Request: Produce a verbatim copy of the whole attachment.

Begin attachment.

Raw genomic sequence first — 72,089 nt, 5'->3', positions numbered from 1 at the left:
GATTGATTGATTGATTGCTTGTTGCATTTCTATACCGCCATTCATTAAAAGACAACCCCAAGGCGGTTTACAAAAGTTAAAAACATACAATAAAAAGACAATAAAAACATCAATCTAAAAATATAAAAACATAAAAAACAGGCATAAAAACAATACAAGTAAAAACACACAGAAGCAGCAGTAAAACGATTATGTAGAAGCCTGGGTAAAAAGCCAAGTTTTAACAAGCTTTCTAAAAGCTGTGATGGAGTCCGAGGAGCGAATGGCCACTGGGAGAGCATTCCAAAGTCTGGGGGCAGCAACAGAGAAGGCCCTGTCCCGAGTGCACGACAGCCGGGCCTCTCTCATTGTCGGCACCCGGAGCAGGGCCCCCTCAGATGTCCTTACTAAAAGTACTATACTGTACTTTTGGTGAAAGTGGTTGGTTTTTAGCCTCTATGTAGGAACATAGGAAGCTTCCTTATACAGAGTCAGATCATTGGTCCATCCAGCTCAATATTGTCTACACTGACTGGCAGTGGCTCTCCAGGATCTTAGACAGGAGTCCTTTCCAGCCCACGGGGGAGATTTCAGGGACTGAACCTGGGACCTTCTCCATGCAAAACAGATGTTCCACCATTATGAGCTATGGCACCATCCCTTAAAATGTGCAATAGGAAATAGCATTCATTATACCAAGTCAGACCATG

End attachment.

Raw genomic sequence first — 72,089 nt, 5'->3', positions numbered from 1 at the left:
GATTGATTGATTGATTGCTTGTTGCATTTCTATACCGCCATTCATTAAAAGACAACCCCAAGGCGGTTTACAAAAGTTAAAAACATACAATAAAAAGACAATAAAAACATCAATCTAAAAATATAAAAACATAAAAAACAGGCATAAAAACAATACAAGTAAAAACACACAGAAGCAGCAGTAAAACGATTATGTAGAAGCCTGGGTAAAAAGCCAAGTTTTAACAAGCTTTCTAAAAGCTGTGATGGAGTCCGAGGAGCGAATGGCCACTGGGAGAGCATTCCAAAGTCTGGGGGCAGCAACAGAGAAGGCCCTGTCCCGAGTGCACGACAGCCGGGCCTCTCTCATTGTCGGCACCCGGAGCAGGGCCCCCTCAGATGTCCTTACTAAAAGTACTATACTGTACTTTTGGTGAAAGTGGTTGGTTTTTAGCCTCTATGTAGGAACATAGGAAGCTTCCTTATACAGAGTCAGATCATTGGTCCATCCAGCTCAATATTGTCTACACTGACTGGCAGTGGCTCTCCAGGATCTTAGACAGGAGTCCTTTCCAGCCCACGGGGGAGATTTCAGGGACTGAACCTGGGACCTTCTCCATGCAAAACAGATGTTCCACCATTATGAGCTATGGCACCATCCCTTAAAATGTGCAATAGGAAATAGCATTCATTATACCAAGTCAGACCATG